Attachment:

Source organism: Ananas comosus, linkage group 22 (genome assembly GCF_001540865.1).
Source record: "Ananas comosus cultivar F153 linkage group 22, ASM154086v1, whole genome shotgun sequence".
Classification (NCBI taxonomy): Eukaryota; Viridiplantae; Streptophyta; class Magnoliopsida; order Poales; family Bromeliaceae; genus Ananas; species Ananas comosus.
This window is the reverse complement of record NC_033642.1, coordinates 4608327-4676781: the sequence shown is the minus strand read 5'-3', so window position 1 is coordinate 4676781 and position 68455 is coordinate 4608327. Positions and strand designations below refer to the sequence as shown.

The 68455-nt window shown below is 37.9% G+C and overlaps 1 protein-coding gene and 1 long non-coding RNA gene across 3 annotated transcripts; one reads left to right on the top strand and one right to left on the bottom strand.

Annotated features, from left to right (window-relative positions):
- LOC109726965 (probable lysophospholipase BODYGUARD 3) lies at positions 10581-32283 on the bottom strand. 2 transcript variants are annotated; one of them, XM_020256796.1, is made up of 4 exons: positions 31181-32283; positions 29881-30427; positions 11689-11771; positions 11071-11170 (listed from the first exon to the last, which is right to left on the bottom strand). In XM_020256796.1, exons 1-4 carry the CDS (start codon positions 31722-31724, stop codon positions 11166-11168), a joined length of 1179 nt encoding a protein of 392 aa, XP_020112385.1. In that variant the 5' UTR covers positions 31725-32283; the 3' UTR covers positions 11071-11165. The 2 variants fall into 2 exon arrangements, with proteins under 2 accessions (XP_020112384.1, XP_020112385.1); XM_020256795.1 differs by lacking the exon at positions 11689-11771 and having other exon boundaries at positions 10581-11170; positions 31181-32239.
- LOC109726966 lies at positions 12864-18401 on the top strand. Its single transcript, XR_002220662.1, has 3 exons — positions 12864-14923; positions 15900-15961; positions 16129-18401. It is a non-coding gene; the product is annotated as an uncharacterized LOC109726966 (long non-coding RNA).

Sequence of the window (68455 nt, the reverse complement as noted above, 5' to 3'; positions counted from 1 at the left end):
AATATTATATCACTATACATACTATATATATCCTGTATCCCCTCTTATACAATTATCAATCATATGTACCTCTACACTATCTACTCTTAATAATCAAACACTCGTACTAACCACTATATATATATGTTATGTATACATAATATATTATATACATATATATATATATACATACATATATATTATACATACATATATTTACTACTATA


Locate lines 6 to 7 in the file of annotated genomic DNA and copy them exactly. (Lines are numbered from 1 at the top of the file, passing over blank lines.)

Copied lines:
Annotated features, from left to right (window-relative positions):
- LOC109726965 (probable lysophospholipase BODYGUARD 3) lies at positions 10581-32283 on the bottom strand. 2 transcript variants are annotated; one of them, XM_020256796.1, is made up of 4 exons: positions 31181-32283; positions 29881-30427; positions 11689-11771; positions 11071-11170 (listed from the first exon to the last, which is right to left on the bottom strand). In XM_020256796.1, exons 1-4 carry the CDS (start codon positions 31722-31724, stop codon positions 11166-11168), a joined length of 1179 nt encoding a protein of 392 aa, XP_020112385.1. In that variant the 5' UTR covers positions 31725-32283; the 3' UTR covers positions 11071-11165. The 2 variants fall into 2 exon arrangements, with proteins under 2 accessions (XP_020112384.1, XP_020112385.1); XM_020256795.1 differs by lacking the exon at positions 11689-11771 and having other exon boundaries at positions 10581-11170; positions 31181-32239.